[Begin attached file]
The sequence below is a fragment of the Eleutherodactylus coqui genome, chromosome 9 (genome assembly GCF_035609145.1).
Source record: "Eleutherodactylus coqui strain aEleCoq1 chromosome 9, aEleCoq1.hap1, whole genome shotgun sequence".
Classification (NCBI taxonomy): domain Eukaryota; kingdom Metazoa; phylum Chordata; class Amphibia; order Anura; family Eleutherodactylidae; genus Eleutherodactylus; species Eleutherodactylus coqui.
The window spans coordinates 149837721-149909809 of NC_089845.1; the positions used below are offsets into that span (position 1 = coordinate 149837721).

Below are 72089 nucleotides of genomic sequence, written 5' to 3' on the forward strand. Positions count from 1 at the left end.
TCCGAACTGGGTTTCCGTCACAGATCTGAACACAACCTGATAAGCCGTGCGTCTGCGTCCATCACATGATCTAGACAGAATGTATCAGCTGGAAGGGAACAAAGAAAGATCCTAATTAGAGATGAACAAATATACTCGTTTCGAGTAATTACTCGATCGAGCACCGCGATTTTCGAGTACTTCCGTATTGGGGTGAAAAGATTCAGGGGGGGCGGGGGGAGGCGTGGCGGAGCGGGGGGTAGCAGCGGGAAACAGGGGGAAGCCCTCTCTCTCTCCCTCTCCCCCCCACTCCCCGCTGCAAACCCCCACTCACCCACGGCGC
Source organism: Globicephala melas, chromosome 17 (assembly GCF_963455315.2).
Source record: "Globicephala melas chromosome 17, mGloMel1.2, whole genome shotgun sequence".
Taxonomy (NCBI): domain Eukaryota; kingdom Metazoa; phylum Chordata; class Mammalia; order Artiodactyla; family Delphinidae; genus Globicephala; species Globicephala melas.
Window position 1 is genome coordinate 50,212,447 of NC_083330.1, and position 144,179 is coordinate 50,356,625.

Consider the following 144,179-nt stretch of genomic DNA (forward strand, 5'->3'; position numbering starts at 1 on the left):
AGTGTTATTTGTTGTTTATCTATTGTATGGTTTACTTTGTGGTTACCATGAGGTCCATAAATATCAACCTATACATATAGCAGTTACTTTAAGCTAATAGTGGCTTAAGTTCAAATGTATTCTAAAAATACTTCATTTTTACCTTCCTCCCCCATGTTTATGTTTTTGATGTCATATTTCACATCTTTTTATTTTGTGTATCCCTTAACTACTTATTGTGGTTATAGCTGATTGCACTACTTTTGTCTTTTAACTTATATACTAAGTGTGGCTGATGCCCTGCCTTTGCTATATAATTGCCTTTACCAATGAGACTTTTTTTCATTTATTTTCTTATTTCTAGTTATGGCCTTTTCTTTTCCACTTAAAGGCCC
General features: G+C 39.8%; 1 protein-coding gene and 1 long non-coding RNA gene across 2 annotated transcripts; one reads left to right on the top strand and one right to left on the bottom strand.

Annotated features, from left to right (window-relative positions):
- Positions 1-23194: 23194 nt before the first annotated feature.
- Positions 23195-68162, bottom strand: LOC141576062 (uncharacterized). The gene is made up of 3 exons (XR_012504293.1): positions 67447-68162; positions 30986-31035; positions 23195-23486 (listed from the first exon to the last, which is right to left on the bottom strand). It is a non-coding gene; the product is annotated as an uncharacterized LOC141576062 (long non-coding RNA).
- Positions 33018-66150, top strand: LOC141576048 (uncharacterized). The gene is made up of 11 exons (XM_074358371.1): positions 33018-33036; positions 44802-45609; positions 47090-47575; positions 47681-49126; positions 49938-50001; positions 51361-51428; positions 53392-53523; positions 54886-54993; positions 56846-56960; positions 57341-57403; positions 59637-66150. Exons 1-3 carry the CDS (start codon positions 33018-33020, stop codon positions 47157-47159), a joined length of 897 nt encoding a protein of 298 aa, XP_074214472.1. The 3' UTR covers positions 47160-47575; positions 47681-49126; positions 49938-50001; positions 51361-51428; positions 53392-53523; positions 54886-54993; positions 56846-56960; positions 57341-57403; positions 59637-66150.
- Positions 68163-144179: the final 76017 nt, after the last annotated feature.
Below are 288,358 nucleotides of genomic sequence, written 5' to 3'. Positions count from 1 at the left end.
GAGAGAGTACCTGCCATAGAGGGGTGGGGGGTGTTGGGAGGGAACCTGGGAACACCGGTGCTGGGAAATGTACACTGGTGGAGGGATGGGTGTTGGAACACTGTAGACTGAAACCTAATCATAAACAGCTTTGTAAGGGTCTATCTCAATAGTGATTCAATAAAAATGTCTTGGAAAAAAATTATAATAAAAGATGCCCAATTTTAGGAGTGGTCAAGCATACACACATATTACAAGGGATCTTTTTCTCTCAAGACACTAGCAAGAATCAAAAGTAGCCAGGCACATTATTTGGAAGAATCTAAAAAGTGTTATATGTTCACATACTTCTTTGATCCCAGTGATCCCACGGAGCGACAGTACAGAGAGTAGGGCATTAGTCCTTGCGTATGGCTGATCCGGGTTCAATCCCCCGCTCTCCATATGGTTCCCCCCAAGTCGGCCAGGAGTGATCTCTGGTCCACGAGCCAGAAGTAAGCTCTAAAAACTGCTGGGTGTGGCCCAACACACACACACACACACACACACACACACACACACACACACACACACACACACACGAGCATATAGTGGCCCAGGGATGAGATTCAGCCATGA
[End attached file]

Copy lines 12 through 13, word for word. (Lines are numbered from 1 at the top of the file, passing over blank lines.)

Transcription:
AGTGTTATTTGTTGTTTATCTATTGTATGGTTTACTTTGTGGTTACCATGAGGTCCATAAATATCAACCTATACATATAGCAGTTACTTTAAGCTAATAGTGGCTTAAGTTCAAATGTATTCTAAAAATACTTCATTTTTACCTTCCTCCCCCATGTTTATGTTTTTGATGTCATATTTCACATCTTTTTATTTTGTGTATCCCTTAACTACTTATTGTGGTTATAGCTGATTGCACTACTTTTGTCTTTTAACTTATATACTAAGTGTGGCTGATGCCCTGCCTTTGCTATATAATTGCCTTTACCAATGAGACTTTTTTTCATTTATTTTCTTATTTCTAGTTATGGCCTTTTCTTTTCCACTTAAAGGCCC
General features: G+C 39.8%; 1 protein-coding gene and 1 long non-coding RNA gene across 2 annotated transcripts; one reads left to right on the top strand and one right to left on the bottom strand.